Remember that time you got wasted and took your shirt off at that party? Or posted that picture with that mountain of beer you bought for that camping trip? Even if you don’t, the internet does.
California Senate Bill 1349, a law recently passed by Gov. Jerry Brown, forbids college admissions officers from looking into the social media accounts of prospective and current students, and accompanying law Assembly Bill 1844 forbids potential or current employers from doing the same — but the law by itself is not enough to protect students from negative consequences.
Both laws will go into effect Jan. 1, 2013, to protect people from a new kind of discrimination. Today’s online world, dominated by the urge to share and with ever-shifting privacy policies, requires hyper-vigilance on the part of social media users. Not only do students need to monitor what they post to their own accounts, but also the pictures they are tagged in and groups to which they subscribe. Both can be used to gain access to an account.
Facebook’s “Statement of Rights and Responsibilities” states that users shouldn’t share account information with anyone, no matter why they’re asking. Usernames and passwords are private information on every social media site.
A Kaplan Test Prep survey of 350 college admissions offices in the United States showed very few policies to prohibit using social media to make admissions decisions. According to the study, 87 percent allowed the use of Facebook, 76 percent the use of Twitter and 73 percent the use of YouTube in online information gathering, or stalking. They wouldn’t even have to like or follow you to get all your information because most people just leave it all out in the open.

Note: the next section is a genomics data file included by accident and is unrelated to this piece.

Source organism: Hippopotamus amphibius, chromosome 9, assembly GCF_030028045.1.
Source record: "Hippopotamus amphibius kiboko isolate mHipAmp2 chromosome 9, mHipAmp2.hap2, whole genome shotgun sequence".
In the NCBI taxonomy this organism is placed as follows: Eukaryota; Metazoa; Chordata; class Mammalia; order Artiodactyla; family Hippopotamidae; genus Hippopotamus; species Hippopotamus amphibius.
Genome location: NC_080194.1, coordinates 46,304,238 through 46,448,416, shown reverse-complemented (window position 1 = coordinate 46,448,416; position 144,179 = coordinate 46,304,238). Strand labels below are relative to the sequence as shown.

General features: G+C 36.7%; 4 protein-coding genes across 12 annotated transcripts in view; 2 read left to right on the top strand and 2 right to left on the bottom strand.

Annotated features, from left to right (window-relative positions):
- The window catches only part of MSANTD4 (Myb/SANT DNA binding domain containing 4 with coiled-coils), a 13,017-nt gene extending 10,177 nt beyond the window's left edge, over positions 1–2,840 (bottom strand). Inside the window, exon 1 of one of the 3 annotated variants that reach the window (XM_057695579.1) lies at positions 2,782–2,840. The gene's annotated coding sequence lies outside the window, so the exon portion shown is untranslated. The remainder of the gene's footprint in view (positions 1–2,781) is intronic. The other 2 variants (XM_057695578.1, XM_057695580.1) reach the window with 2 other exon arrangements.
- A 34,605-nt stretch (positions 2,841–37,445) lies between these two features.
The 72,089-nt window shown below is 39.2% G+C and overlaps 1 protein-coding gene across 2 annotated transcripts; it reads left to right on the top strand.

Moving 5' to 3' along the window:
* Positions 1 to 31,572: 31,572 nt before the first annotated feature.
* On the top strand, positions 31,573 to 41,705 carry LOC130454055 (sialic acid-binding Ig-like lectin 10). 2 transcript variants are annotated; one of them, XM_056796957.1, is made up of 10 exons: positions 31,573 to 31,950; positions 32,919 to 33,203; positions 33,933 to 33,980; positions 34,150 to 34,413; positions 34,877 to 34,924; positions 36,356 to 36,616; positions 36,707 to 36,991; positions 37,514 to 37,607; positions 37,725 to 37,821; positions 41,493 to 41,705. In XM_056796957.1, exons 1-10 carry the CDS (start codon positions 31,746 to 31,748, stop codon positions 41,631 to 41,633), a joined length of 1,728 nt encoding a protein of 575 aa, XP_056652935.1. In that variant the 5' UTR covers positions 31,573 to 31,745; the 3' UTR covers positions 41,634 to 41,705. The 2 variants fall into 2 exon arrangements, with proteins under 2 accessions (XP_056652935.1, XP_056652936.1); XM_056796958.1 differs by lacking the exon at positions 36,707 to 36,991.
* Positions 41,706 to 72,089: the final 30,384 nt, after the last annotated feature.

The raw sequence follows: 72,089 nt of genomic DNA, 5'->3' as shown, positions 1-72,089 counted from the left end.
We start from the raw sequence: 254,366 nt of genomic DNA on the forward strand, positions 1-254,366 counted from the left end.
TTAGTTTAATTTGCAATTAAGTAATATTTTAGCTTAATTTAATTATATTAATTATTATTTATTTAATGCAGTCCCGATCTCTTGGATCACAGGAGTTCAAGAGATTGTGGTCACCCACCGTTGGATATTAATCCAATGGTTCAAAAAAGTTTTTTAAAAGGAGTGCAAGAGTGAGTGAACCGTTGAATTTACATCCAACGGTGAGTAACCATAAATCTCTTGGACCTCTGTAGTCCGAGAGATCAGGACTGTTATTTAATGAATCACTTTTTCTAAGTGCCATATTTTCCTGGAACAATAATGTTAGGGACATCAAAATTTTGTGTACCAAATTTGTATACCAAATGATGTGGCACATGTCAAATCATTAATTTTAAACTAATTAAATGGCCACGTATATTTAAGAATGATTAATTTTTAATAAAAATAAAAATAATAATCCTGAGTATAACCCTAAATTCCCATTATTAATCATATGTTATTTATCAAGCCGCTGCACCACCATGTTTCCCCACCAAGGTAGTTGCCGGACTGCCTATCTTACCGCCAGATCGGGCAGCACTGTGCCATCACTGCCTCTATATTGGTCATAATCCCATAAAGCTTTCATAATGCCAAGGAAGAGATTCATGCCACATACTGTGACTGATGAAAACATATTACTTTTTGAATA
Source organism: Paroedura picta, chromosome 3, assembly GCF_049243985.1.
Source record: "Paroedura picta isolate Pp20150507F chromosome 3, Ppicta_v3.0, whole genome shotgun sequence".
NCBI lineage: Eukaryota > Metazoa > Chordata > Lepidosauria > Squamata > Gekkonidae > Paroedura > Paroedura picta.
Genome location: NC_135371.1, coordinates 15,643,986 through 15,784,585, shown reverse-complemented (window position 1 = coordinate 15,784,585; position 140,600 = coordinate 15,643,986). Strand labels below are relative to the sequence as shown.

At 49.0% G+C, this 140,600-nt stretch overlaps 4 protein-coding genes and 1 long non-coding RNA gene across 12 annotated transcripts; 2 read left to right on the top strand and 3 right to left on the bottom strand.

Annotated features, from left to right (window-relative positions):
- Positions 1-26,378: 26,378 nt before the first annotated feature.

It’s just that easy. Under the new laws, these actions are forbidden. It will also become illegal to fire or dismiss employees for something posted on private social media accounts.
But it’s more than just what you post. We now live in a world where nearly everyone is walking around with a device that can take a picture. They simply attach a snarky caption to it and upload it to the internet for all the world to see in a matter of seconds and voilà — there goes your reputation.
Students must stop and think before posting everything online. Even though you can’t be denied admission to the grad school of your dreams, that video of your friends took of you singing “Me So Horny” isn’t going to leave a good impression. Deleting it won’t help you, either. The internet is forever. There is no escaping reckless teenage and/or drunken decisions. But there are some things you can do.
The first level of protection is to make full use of privacy settings. Twitter users can privatize their accounts, which blocks all tweets from the private account to everyone on the site, except for those you have accepted as a follower. Facebook is a bit more tricky. Users can make sure that to make their account information private to friends only by using the privacy settings. Here you can alter what happens when friends post on your timeline, as well as protect your past posts from new friends, old friends and parents. You can also block users.
But what happens to those tagged posts that just won’t go away? The photo of you passed out at the bar? Or how about that article you were quoted in that made you seem like a raging stoner? If something is posted online that you can’t get someone to take down, there are options. One of those options is to bury the post by creating a larger online presence for yourself. Try writing a blog (or three), creating a new profile or joining a few more social media sites, like Pinterest or Klout.
Another solution to your digital woes is to enlist outside help. Recently, there have been a handful of companies sprouting up that claim to be able to help you clean up your online identity, for a fee, of course.
So while the new legislation will help protect you from some of your poor online decisions, it may not do so for all of them. The only way to be completely safe is to filter the content of your internet persona before it ever gets posted, tweeted or instantly grammed.
Be smart and be cautious. The internet never forgets.